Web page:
From here we followed the ledge/trail down several sloping slabs until we got to the more exposed sloping slab that other people mention - it was a bit of a move to downclimb it.


Then we continued our descending traverse across and down gullies and around several rock buttresses. We never figured out what other people refer to as "God's Cairn" - the balanced boulder on top of a tower that you're supposed to pass below before heading up a gully to the West Ridge notch. We did see something fairly tower-like, but no balanced boulder on top of it - maybe it has since fallen?


We eventually got to a wide gully leading all the way up to a notch - the GPS tracks we were following and the side of the group ahead of us confirmed it was the gully leading up to the West Ridge notch. There was still snow here - enough to have some snow melt for us to fill up water, but not enough that we had to actually walk on it.


We saw a big bivy ledge just below and to the right of the notch - we scrambled up onto it and saw we could fairly comfortably fit all three of us. We discussed pressing on and trying to top out, but we weren't sure if we'd be able to bivy on or near the summit and we were pretty tired, so we just set up camp. I did scramble up from the bivy to confirm that we were in the right place, and found the obvious notch to cross over to the North side, as well as three more bivy sites that could probably sleep ~6 more people.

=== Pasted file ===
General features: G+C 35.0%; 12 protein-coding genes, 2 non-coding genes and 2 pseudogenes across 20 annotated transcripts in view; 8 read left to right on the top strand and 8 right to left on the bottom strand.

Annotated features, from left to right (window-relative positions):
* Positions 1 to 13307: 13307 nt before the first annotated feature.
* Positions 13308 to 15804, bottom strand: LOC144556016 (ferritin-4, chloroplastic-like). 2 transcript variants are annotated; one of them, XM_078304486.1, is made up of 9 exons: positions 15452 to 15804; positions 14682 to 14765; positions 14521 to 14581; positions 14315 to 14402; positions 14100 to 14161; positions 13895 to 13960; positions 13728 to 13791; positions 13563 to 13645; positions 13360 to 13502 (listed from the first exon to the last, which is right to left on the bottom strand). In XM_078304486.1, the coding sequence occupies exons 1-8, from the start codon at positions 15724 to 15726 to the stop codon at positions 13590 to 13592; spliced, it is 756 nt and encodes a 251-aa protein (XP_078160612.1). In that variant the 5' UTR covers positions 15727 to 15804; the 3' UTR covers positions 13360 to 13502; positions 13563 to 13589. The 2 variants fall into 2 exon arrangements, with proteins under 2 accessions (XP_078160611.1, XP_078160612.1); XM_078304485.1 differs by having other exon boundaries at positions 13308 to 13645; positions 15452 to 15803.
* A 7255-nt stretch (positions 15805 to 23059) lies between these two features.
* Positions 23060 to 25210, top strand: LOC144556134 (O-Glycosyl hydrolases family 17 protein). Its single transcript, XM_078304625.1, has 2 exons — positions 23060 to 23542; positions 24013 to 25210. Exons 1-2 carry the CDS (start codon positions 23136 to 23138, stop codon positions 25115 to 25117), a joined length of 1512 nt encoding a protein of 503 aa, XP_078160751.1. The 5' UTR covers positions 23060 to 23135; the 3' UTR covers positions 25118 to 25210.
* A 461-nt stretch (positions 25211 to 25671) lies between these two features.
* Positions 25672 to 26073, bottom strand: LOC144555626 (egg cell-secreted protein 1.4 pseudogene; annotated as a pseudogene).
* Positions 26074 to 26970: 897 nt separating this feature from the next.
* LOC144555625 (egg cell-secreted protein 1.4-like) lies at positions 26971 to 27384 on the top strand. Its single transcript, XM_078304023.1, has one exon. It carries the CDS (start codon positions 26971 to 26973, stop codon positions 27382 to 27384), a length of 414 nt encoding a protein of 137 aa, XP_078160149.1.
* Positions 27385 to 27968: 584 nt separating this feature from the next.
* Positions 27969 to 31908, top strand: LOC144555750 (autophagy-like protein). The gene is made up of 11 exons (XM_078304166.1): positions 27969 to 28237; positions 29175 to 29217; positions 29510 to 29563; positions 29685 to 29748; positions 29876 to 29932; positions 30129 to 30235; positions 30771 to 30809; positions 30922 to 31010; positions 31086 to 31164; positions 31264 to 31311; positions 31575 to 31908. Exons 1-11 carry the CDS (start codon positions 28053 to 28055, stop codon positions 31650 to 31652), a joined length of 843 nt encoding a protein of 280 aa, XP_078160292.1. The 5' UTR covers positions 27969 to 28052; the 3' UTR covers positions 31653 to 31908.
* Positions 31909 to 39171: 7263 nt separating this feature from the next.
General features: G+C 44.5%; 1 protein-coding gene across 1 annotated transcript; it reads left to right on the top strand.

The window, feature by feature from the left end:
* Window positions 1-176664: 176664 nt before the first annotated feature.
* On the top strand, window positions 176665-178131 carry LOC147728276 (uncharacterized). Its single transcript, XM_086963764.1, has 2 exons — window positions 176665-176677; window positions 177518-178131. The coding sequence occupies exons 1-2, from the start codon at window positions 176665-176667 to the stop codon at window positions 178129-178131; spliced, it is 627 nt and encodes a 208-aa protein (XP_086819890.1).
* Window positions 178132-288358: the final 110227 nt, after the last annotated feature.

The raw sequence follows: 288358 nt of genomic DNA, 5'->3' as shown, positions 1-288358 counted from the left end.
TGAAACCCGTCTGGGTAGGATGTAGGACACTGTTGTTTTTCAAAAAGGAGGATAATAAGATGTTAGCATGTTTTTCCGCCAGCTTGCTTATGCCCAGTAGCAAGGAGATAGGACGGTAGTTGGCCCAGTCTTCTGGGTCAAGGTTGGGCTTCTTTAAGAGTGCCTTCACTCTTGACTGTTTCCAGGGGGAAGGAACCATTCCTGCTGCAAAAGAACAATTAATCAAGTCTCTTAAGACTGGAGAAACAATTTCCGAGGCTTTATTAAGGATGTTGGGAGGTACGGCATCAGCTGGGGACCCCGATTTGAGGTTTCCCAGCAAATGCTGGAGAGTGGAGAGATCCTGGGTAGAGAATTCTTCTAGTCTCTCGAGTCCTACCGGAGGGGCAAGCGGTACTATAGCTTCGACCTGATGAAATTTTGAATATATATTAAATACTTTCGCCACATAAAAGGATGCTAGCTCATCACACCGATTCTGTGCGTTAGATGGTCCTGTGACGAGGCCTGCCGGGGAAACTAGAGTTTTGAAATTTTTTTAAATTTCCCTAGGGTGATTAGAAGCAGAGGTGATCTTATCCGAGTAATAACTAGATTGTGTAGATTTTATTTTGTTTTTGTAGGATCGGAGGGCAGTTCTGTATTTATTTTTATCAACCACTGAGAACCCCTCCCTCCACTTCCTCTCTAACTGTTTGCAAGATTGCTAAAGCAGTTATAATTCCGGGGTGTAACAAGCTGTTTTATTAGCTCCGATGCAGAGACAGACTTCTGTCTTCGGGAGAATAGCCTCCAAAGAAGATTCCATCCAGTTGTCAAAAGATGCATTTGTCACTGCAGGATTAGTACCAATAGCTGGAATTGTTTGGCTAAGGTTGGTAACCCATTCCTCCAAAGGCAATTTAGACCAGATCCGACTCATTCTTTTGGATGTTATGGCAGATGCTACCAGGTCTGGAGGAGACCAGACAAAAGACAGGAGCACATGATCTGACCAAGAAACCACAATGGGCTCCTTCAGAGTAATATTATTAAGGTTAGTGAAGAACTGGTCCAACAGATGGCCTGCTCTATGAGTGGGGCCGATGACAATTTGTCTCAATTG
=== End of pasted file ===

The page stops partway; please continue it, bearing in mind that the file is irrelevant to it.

We had a lot of trouble with the routefinding on the actual pitched climbing. We'd planned to do it in two long simuls. Instead, I think we ended up on the harder, more wandery variation of the summit block, and ended up doing four pitches of about ~5.6 (with some simul-climbing for each one).



Ellie led the first pitch and got to what we're pretty sure is referred to as the "tiny notch" - that crosses back to the South but had so much rope drag through the notch she had to stop - she probably went just about 60m total. From her notch, we looked down and could see one of the bivy sites we'd passed on our way up to start roped climbing. We weren't sure if this meant we were in the right place or not though.



From there, assuming we were at the right notch, our beta said to do a descending traverse across a ledge and then up the face, but Tanya ended up leading more directly up instead. Her route was at least 5.6 at times, and ended up on a ridge. Her lead was also perhaps a bit longer than 60m.



From where she stopped, I downclimbed to a fairly broad ledge, led out 30m across the ledge and then started heading up a wide gully that looked like it would probably go. The climbing was perhaps 5.6 again, and there were some pretty big loose rocks and hollow-sounding flakes which made me nervous. I continued up and exited right after about another 40m, then around a boulder that took me up to a nice ledge with a small shiver bivy in the corner. I probably could have kept going, but I was worried about my followers simuling the hard section below me (I guess I placed my microtraxion too low), so I stopped to belay.